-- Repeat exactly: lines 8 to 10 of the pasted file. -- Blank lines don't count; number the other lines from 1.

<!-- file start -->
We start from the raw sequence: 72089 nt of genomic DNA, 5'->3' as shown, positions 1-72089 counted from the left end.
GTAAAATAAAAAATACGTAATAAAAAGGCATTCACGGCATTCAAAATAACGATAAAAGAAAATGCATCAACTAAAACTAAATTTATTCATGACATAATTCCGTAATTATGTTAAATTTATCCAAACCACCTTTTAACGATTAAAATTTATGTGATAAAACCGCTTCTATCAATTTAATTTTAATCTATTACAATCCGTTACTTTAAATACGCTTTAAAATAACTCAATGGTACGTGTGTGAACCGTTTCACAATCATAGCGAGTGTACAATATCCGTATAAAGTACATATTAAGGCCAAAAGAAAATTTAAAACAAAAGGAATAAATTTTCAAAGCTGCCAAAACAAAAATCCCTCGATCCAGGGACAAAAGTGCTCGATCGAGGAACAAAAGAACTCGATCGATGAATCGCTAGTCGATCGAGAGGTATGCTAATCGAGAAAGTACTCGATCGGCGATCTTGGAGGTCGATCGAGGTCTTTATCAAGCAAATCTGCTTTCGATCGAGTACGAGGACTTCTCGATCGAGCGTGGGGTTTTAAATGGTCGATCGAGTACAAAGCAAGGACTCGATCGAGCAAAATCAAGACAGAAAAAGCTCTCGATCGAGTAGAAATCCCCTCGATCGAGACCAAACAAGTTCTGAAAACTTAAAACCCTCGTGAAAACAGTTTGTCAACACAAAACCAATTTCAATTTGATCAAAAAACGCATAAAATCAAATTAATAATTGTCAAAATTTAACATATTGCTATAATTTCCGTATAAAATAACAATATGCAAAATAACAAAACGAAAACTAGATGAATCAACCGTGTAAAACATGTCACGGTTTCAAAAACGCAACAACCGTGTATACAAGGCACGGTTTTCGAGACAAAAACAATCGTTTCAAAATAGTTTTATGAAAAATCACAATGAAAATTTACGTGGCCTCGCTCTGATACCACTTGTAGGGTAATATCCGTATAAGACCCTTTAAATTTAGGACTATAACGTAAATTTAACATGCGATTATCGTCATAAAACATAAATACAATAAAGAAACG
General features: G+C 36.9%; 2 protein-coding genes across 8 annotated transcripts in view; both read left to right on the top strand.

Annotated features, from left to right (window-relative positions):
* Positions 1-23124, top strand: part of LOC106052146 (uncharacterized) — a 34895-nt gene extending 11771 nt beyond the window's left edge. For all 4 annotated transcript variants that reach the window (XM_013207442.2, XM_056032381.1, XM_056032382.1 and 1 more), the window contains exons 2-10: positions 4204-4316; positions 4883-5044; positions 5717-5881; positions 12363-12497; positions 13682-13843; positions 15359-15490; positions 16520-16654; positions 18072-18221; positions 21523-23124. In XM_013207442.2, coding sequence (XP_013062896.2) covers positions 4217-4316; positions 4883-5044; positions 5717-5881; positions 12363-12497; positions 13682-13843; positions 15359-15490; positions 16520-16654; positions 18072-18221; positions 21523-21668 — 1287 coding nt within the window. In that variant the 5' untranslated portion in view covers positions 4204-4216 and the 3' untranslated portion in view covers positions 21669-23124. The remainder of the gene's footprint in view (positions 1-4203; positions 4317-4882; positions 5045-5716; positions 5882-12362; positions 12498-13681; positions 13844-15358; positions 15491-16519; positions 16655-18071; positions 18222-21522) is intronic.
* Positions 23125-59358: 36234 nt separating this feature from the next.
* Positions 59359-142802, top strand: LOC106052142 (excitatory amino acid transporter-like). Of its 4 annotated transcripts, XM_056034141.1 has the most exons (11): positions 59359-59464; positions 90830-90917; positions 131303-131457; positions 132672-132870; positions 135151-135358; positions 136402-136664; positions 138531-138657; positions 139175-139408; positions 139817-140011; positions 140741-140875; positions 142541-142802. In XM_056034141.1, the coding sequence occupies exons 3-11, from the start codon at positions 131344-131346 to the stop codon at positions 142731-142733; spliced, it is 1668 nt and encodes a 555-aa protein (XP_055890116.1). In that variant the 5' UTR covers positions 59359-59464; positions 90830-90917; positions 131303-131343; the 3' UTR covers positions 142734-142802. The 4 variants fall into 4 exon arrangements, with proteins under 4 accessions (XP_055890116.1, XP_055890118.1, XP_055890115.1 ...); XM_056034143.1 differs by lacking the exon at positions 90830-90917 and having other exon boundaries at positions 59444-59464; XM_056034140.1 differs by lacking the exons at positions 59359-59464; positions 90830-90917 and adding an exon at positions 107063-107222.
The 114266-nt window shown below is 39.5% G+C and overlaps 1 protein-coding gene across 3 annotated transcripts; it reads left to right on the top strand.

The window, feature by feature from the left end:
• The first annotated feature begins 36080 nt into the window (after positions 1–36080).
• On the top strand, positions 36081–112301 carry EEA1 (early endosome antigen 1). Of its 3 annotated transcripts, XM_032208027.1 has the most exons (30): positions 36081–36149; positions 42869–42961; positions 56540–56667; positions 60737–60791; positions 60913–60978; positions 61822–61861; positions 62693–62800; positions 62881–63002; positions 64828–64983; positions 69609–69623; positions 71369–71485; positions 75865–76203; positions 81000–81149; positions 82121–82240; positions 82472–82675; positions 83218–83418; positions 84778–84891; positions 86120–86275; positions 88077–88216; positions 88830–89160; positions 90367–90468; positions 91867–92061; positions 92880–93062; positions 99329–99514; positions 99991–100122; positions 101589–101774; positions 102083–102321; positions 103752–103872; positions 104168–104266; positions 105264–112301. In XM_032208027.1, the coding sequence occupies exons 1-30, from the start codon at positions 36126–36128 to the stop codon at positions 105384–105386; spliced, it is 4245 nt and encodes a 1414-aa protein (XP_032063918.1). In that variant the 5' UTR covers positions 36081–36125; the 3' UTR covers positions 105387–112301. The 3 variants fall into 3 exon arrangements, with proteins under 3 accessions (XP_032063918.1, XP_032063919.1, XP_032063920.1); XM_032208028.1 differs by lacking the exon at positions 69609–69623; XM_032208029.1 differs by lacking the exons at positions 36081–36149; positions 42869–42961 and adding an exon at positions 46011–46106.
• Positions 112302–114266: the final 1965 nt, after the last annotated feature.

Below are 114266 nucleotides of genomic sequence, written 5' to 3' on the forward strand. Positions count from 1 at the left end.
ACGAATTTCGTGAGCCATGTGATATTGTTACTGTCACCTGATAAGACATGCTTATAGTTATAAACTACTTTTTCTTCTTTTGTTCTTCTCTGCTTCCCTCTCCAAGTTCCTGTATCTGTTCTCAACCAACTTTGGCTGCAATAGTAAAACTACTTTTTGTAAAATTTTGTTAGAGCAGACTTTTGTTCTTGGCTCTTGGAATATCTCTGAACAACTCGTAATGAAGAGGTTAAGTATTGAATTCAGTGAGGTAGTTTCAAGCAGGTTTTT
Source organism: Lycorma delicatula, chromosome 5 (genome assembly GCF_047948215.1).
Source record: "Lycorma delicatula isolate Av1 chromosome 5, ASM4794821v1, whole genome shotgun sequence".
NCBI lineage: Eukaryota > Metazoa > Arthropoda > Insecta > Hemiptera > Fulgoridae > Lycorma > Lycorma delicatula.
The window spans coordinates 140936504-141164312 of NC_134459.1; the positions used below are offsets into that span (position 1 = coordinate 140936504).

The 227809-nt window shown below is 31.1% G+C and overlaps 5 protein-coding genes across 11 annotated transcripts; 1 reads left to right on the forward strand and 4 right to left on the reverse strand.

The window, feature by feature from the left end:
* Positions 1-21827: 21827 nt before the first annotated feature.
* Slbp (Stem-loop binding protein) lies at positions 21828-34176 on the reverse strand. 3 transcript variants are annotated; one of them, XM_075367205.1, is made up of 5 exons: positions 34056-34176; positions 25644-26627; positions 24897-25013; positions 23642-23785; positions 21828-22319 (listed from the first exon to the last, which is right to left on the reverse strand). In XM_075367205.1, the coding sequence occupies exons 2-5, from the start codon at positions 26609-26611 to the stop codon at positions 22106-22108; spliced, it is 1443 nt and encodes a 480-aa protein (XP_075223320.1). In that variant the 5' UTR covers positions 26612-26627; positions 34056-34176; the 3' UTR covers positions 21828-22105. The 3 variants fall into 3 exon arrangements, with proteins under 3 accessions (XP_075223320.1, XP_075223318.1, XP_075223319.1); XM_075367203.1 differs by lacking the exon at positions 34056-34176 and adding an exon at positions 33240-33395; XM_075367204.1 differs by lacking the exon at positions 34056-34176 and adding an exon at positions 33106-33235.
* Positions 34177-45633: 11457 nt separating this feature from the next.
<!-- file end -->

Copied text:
The 114266-nt window shown below is 39.5% G+C and overlaps 1 protein-coding gene across 3 annotated transcripts; it reads left to right on the top strand.

The window, feature by feature from the left end:
• The first annotated feature begins 36080 nt into the window (after positions 1–36080).